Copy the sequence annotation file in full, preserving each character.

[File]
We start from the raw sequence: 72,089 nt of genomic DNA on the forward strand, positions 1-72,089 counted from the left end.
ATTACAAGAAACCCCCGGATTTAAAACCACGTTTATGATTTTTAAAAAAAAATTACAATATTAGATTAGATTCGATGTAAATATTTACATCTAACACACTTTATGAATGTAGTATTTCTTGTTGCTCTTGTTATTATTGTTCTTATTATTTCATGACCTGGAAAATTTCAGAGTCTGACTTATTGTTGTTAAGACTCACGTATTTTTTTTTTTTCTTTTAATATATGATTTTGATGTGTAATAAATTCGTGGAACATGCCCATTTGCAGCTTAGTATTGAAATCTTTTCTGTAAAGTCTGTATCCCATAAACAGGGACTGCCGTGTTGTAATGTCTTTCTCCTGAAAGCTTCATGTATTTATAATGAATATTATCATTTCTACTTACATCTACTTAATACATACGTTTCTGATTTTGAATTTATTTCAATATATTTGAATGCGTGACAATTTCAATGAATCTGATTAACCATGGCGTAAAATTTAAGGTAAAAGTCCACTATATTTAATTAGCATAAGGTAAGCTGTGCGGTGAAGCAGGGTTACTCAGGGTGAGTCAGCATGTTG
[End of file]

We start from the raw sequence: 72,089 nt of genomic DNA on the forward strand, positions 1-72,089 counted from the left end.
ATTACAAGAAACCCCCGGATTTAAAACCACGTTTATGATTTTTAAAAAAAAATTACAATATTAGATTAGATTCGATGTAAATATTTACATCTAACACACTTTATGAATGTAGTATTTCTTGTTGCTCTTGTTATTATTGTTCTTATTATTTCATGACCTGGAAAATTTCAGAGTCTGACTTATTGTTGTTAAGACTCACGTATTTTTTTTTTTTCTTTTAATATATGATTTTGATGTGTAATAAATTCGTGGAACATGCCCATTTGCAGCTTAGTATTGAAATCTTTTCTGTAAAGTCTGTATCCCATAAACAGGGACTGCCGTGTTGTAATGTCTTTCTCCTGAAAGCTTCATGTATTTATAATGAATATTATCATTTCTACTTACATCTACTTAATACATACGTTTCTGATTTTGAATTTATTTCAATATATTTGAATGCGTGACAATTTCAATGAATCTGATTAACCATGGCGTAAAATTTAAGGTAAAAGTCCACTATATTTAATTAGCATAAGGTAAGCTGTGCGGTGAAGCAGGGTTACTCAGGGTGAGTCAGCATGTTG